So the pair go to the drugstore, where they’re both clearly spinning at the idea of adding another child to their family. He had been thinking about early retirement in Charleston. She had been preparing to go back to work full-time. But by the time they’re sitting on the bathroom floor, waiting for the test to give them some news, they’ve come around to the idea of sibling for Annie and Tess. “A son wouldn’t totally suck,” he says. “We do make cute kids,” she adds. But then the stick says “Not pregnant,” and the relief on their faces is realistic perfection.
‘THERE’S JUST US’ | Meanwhile, back at the house, Kevin is more concerned with getting off-book for the play than with being the “celebrity judge” at the girls’ doll pageant. So he ropes them and William — whom Kev says has the voice of “the owl in a Pixar movie, no offense” (heh) — into running lines with him. But this endeavor quickly devolves into the girls asking if William is going to die… and Kev trying to make it better by pointing out that everyone, including Randall and Beth, will die someday… and then the girls are heading off to bed scared out of their minds that everyone they care about will be gone and there’s nothing they can do to stop it. (Same, kids. Same.)
When he and William are alone, Kevin laments his doofishness. “You do that a lot… doubt yourself,” William points out, adding that “you were very good, Kevin, on that show.” Bolstered by the gentle support/real talk, Kevin goes up to show the girls a painting. Apparently, whenever he takes on a new gig, he paints the way it makes him feel. (Side note: Curious — so was The Manny painting just one big dollar sign, or lots of little ones?) He shows them the art he made for the play, explaining that all the disparate parts and colors turn into one big thing, and how that thing represents all of us, interacting and loving and living and dying. “What if we’re in the painting before we’re born? What if we’re in it after we die?” he muses, as flashbacks to his childhood — as well as the aforementioned, heartbreaking flashforward — unspools on screen.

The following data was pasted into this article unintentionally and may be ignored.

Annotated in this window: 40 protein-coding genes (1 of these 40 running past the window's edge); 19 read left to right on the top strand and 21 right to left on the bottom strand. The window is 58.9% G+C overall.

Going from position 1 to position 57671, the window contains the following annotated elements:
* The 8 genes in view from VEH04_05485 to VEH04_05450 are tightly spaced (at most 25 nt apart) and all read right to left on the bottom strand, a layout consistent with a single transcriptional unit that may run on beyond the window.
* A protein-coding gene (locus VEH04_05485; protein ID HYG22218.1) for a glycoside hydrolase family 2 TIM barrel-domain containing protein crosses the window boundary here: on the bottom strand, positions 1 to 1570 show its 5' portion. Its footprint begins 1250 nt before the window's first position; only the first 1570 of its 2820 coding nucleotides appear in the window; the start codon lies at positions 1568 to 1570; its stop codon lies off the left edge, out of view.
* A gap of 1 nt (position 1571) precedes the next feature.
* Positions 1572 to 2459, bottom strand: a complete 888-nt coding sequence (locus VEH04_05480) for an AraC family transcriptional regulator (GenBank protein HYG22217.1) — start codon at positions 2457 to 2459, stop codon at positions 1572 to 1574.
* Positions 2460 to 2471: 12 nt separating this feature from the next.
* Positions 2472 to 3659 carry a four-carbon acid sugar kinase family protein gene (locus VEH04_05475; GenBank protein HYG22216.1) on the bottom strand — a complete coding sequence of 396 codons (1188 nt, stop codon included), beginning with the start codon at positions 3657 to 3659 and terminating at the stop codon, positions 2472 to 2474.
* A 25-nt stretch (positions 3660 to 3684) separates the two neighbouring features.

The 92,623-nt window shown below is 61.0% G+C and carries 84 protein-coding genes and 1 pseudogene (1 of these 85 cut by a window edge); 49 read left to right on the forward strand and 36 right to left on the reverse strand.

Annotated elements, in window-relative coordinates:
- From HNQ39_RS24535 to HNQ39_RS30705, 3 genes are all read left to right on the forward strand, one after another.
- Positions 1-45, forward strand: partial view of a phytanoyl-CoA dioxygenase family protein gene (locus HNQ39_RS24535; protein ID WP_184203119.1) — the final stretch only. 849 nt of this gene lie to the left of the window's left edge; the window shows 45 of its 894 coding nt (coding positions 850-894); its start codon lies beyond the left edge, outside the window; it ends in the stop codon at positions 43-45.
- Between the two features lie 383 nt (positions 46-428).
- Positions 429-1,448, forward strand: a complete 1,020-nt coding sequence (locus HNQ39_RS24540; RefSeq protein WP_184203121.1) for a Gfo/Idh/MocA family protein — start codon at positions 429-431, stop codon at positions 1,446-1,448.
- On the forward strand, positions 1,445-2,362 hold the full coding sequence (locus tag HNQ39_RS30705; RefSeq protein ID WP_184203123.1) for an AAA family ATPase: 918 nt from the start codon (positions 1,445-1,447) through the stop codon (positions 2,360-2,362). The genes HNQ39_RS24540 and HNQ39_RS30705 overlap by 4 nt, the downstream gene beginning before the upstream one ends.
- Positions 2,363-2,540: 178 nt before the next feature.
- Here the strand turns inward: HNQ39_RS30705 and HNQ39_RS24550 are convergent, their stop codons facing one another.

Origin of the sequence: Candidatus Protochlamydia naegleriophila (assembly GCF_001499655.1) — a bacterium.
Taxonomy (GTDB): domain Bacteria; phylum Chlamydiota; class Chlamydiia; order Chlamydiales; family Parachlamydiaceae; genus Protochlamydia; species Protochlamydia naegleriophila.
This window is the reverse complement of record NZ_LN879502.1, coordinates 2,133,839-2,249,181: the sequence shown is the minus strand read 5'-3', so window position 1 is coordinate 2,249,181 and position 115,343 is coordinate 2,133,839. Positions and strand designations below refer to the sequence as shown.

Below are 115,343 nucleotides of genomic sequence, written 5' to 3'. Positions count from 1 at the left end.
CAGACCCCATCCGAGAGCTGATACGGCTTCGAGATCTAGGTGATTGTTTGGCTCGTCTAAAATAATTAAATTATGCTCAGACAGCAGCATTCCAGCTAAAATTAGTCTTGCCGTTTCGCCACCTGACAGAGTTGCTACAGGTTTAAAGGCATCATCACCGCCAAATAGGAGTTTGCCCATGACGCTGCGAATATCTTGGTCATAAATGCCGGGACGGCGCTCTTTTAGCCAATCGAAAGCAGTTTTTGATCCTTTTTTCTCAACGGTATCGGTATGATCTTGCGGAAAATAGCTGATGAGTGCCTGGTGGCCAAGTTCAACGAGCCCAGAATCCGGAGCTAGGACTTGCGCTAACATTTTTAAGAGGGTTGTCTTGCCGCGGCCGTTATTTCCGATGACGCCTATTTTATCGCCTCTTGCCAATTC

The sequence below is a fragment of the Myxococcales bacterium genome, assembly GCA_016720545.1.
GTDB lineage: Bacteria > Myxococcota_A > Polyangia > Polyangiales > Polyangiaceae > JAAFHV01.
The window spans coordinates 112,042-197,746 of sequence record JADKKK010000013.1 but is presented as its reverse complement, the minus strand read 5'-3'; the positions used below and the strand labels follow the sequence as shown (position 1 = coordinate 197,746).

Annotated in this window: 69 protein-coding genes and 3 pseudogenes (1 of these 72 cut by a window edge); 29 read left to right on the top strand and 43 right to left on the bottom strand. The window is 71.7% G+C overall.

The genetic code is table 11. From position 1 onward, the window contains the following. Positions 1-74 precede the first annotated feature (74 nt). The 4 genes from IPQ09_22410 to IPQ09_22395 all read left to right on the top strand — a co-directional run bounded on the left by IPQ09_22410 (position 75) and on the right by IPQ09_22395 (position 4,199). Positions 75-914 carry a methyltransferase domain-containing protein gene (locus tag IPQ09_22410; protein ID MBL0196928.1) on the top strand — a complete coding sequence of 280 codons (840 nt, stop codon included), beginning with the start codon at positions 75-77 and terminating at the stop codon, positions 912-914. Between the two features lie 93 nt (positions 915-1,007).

“There’s no you or me or them. There’s just us,” Kevin goes on, and man, is Justin Hartley killing it here. Also: Who knew Kevin was a closet Buddhist?
Now it’s your turn. What did you think of the episode? Sound off in the comments!